How Hum-Cancelling Works, Part 1

When we’re designing wiring schemes for guitars, one thing we can take into account is whether certain configurations will be hum-cancelling. Of course, you know that when we select a humbucker on its own it will cancel its own hum. And you probably know that two single coils combined, where one is RWRP, will also form a hum-cancelling combination.
The trick to cancelling hum is to have two coils active, where the hum is out of phase but the guitar signal is in phase. To know how to achieve that, we’ll first look at a basic view of how a pickup works.

’59 Custom/Hybrid humbucker

Simply put, a pickup is a coil of wire and a magnetic field combined into a single package. Sometimes the pole pieces of the pickup are the magnets, and sometimes a separate magnet is used to magnetise the polepieces. The effect is the same.
Because the strings on an electric guitar are made of a magnetic material (usually steel), the strings are magnetised when they get close to the pickup, and as they move they disturb this magnetic field and induce a current in the coil. This then becomes our guitar signal. So far, so good.
However, the coil will also pick up disturbances in ambient magnetic fields around the guitar. Of course, the most common form of this interference is the infamous 60Hz hum (or 50Hz if you’re in the UK). This is the frequency of mains electricity and so is very difficult to ignore.
Let’s look at a simplified example of the signal we might get from a single-coil pickup:

Of course, the frequency of the hum would normally be lower than the frequency of the guitar signal, and the guitar signal wave would be much more complicated, but this is purely illustrative so I’ve just tried to keep it clear. The wriggly ‘actual’ line represents the combined effect of the two waves – the actual voltage change over time that finds its way to the amp.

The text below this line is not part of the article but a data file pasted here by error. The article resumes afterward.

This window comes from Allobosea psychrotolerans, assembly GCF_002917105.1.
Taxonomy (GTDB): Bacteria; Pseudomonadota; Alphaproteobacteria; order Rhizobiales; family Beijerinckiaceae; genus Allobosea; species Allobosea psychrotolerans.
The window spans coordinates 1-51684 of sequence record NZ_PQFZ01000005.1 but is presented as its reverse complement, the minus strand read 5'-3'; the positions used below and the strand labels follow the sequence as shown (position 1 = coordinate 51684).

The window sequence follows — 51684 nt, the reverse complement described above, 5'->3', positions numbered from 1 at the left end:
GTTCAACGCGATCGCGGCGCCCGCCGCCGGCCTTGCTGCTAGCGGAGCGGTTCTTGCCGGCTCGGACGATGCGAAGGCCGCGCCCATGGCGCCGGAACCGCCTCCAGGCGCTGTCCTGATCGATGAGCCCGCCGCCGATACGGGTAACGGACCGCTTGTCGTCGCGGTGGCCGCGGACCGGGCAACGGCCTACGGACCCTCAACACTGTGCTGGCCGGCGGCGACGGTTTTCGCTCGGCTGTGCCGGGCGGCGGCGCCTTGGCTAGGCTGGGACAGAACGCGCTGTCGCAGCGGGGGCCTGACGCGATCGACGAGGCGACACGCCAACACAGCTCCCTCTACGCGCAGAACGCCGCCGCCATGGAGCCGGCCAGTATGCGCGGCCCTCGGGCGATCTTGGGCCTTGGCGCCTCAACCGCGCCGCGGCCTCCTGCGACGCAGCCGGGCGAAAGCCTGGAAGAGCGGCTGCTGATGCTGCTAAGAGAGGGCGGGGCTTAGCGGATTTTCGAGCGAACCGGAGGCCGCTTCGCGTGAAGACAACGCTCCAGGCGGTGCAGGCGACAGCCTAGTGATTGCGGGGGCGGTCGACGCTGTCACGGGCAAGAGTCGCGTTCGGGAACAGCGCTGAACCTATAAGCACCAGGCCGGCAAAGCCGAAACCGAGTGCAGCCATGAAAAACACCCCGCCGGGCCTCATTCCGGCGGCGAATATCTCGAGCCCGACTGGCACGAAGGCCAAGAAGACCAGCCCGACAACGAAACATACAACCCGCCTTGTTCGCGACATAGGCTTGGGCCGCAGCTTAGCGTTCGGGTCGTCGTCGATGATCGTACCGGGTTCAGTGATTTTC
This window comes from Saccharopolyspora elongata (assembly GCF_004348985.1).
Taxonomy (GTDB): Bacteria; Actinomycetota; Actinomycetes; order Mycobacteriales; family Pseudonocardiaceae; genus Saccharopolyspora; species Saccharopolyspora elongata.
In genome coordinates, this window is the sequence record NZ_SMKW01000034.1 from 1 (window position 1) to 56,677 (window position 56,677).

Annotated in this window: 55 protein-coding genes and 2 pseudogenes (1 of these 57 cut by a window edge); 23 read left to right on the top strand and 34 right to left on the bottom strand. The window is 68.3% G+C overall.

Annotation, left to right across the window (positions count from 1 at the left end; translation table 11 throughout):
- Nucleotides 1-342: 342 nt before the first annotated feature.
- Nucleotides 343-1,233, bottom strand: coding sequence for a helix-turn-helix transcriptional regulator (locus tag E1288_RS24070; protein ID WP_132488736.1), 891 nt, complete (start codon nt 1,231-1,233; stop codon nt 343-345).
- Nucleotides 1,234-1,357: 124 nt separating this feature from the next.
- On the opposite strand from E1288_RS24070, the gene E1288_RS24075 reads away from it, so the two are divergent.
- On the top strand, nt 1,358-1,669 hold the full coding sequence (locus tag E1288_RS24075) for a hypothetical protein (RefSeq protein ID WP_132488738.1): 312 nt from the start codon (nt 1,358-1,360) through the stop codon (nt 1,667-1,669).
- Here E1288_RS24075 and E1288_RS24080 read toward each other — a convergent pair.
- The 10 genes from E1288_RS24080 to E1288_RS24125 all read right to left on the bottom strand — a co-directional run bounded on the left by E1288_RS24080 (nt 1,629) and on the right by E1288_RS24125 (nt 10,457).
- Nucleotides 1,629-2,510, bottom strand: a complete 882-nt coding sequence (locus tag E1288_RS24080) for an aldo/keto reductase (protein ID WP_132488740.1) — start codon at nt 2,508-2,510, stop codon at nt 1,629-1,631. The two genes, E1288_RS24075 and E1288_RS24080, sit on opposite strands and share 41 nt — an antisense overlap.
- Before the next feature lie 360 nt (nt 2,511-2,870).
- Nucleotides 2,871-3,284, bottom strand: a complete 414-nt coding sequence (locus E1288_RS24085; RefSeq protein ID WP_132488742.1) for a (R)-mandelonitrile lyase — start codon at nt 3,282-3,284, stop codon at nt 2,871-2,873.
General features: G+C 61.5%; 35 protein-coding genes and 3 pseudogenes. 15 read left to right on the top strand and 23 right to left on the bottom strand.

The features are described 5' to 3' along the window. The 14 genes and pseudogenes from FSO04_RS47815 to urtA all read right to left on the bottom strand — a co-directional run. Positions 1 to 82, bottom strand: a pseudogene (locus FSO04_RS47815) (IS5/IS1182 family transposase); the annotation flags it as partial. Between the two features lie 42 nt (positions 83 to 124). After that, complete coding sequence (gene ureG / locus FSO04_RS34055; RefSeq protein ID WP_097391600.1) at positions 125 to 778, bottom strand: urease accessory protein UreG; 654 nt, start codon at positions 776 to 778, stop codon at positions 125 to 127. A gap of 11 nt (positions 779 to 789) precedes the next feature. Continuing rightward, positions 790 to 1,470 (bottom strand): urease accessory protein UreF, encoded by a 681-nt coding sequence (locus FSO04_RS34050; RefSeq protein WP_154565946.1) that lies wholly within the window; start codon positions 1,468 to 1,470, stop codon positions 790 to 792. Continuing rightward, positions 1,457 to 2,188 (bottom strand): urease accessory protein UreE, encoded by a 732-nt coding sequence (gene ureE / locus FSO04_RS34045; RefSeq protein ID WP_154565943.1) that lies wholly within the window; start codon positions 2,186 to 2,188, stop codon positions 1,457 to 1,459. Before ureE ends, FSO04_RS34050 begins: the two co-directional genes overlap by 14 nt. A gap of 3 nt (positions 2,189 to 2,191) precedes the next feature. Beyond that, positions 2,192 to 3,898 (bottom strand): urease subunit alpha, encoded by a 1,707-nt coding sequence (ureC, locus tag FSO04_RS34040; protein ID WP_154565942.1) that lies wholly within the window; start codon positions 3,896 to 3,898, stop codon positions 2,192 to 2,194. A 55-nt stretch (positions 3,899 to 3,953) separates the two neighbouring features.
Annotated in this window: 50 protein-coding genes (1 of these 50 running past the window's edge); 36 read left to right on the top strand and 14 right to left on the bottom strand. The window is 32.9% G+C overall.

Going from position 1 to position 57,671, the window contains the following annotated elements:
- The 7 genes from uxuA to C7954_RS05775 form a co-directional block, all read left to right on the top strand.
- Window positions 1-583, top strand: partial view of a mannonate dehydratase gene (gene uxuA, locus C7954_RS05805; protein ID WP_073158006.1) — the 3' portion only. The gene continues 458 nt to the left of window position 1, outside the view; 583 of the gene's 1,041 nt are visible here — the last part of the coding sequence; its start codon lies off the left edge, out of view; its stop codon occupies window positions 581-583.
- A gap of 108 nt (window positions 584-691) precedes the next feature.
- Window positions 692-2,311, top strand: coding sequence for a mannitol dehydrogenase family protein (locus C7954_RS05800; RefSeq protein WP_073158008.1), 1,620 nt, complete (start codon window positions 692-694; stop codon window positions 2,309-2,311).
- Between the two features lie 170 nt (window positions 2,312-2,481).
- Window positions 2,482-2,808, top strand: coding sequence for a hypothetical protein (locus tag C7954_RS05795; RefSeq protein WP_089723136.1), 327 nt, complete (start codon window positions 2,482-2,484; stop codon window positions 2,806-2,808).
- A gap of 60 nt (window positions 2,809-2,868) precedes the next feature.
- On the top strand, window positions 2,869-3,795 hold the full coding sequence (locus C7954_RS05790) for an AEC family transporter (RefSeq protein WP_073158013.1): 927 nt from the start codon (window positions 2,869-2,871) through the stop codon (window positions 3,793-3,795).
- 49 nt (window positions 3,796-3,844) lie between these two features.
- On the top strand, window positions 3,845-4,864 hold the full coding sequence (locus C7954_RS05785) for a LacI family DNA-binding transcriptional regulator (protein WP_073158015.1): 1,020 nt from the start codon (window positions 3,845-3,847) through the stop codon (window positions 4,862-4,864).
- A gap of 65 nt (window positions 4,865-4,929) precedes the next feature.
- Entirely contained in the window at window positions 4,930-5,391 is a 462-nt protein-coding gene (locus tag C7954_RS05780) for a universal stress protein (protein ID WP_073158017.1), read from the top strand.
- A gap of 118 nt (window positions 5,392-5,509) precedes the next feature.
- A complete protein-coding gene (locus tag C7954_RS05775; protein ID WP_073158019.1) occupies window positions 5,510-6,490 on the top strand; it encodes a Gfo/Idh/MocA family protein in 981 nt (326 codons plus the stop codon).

To cancel the hum, what we need to do is get another signal, which has the hum completely out of phase with out original signal, and combine them together. So, how can we reverse that hum?
Let’s see what happens if we wind the coil in the other direction, or keep the winding the same but connect the pickup the other way round in the circuit (the effect is the same: the current flows in the opposite direction around the coil):

Hmm. We have reversed the hum, but we’ve also reversed our desired signal from the strings. If we combine this with our original pickup, we’ll cancel out everything and end up with silence!
Another thing we can try is if we keep the winding and electrical connections the same, but invert the polarity of the pickup:

As before, the signal from the strings is inverted. But the hum is not inverted! That’s because the hum isn’t induced by the magnetic field of the pickup – it comes from other magnetic fields in the surrounding environment. If we were to sum these two signals, we’d cancel our string sound out completely, but double the hum! That’s the opposite of what we want. Interesting…
In the next article, we’ll look at how we can use what we’ve learned here to combine two coils and cancel the unwanted hum.

Join the Conversation


  1. Well, when I plug my guitar in the ampli I hear a bit of hum. This hum is stopped when I touch the metal parts of the guitar.
    My pickups are humbuckers
    It’s a normal situation, or it’s a problem of the internal cable circuit?

  2. Thats how it is supposed to be. The human body acts like a huge antenna, picking up noise and by touching the strings you short out yourself as being an antenna.

  3. I have a MiM HSS strat. The bridge humbucker has the same hum as the single coils. Is the humbucker faulty?

Leave a comment


Your Cart